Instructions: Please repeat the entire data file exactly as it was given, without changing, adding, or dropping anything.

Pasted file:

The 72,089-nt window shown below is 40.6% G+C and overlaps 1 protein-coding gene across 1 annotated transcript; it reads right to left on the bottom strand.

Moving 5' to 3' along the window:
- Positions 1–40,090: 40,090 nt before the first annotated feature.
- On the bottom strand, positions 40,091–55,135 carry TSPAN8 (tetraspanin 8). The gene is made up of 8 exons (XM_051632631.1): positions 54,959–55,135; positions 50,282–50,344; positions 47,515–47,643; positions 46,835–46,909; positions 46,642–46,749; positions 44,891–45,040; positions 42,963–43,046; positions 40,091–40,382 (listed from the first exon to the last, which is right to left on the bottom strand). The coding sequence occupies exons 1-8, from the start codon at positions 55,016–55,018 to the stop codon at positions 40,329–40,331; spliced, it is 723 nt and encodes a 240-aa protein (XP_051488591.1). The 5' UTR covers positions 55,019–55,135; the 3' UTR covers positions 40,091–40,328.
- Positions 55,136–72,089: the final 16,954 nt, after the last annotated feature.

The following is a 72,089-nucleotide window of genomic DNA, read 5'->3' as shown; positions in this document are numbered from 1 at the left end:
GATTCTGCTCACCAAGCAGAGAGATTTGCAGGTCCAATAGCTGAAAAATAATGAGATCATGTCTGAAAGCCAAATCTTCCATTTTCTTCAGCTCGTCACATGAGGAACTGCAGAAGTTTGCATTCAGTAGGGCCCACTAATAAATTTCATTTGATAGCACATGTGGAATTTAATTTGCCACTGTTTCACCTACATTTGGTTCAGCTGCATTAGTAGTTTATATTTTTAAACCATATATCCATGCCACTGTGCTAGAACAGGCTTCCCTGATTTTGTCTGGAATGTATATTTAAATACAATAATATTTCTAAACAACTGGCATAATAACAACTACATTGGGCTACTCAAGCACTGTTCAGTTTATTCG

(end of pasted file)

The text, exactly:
The 72,089-nt window shown below is 40.6% G+C and overlaps 1 protein-coding gene across 1 annotated transcript; it reads right to left on the bottom strand.

Moving 5' to 3' along the window:
- Positions 1–40,090: 40,090 nt before the first annotated feature.
- On the bottom strand, positions 40,091–55,135 carry TSPAN8 (tetraspanin 8). The gene is made up of 8 exons (XM_051632631.1): positions 54,959–55,135; positions 50,282–50,344; positions 47,515–47,643; positions 46,835–46,909; positions 46,642–46,749; positions 44,891–45,040; positions 42,963–43,046; positions 40,091–40,382 (listed from the first exon to the last, which is right to left on the bottom strand). The coding sequence occupies exons 1-8, from the start codon at positions 55,016–55,018 to the stop codon at positions 40,329–40,331; spliced, it is 723 nt and encodes a 240-aa protein (XP_051488591.1). The 5' UTR covers positions 55,019–55,135; the 3' UTR covers positions 40,091–40,328.
- Positions 55,136–72,089: the final 16,954 nt, after the last annotated feature.

The following is a 72,089-nucleotide window of genomic DNA, read 5'->3' as shown; positions in this document are numbered from 1 at the left end:
GATTCTGCTCACCAAGCAGAGAGATTTGCAGGTCCAATAGCTGAAAAATAATGAGATCATGTCTGAAAGCCAAATCTTCCATTTTCTTCAGCTCGTCACATGAGGAACTGCAGAAGTTTGCATTCAGTAGGGCCCACTAATAAATTTCATTTGATAGCACATGTGGAATTTAATTTGCCACTGTTTCACCTACATTTGGTTCAGCTGCATTAGTAGTTTATATTTTTAAACCATATATCCATGCCACTGTGCTAGAACAGGCTTCCCTGATTTTGTCTGGAATGTATATTTAAATACAATAATATTTCTAAACAACTGGCATAATAACAACTACATTGGGCTACTCAAGCACTGTTCAGTTTATTCG